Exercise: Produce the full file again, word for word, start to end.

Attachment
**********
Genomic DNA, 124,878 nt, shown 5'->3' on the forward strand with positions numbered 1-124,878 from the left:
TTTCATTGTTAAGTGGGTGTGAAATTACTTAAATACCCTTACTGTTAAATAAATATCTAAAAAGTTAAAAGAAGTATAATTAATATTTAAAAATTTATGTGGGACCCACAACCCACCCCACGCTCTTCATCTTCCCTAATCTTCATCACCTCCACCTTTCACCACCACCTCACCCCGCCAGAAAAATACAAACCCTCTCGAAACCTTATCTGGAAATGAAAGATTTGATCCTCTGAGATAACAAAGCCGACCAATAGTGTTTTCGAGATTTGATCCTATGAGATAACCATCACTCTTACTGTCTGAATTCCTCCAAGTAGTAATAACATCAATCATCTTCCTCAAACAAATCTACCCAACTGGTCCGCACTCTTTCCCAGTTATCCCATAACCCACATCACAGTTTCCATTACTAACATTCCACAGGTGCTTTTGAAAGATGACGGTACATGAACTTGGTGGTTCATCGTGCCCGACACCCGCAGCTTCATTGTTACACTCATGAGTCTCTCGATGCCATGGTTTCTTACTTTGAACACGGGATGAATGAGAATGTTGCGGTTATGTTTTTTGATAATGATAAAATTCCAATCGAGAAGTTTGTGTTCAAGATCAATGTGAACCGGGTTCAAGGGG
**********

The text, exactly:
Genomic DNA, 124,878 nt, shown 5'->3' on the forward strand with positions numbered 1-124,878 from the left:
TTTCATTGTTAAGTGGGTGTGAAATTACTTAAATACCCTTACTGTTAAATAAATATCTAAAAAGTTAAAAGAAGTATAATTAATATTTAAAAATTTATGTGGGACCCACAACCCACCCCACGCTCTTCATCTTCCCTAATCTTCATCACCTCCACCTTTCACCACCACCTCACCCCGCCAGAAAAATACAAACCCTCTCGAAACCTTATCTGGAAATGAAAGATTTGATCCTCTGAGATAACAAAGCCGACCAATAGTGTTTTCGAGATTTGATCCTATGAGATAACCATCACTCTTACTGTCTGAATTCCTCCAAGTAGTAATAACATCAATCATCTTCCTCAAACAAATCTACCCAACTGGTCCGCACTCTTTCCCAGTTATCCCATAACCCACATCACAGTTTCCATTACTAACATTCCACAGGTGCTTTTGAAAGATGACGGTACATGAACTTGGTGGTTCATCGTGCCCGACACCCGCAGCTTCATTGTTACACTCATGAGTCTCTCGATGCCATGGTTTCTTACTTTGAACACGGGATGAATGAGAATGTTGCGGTTATGTTTTTTGATAATGATAAAATTCCAATCGAGAAGTTTGTGTTCAAGATCAATGTGAACCGGGTTCAAGGGG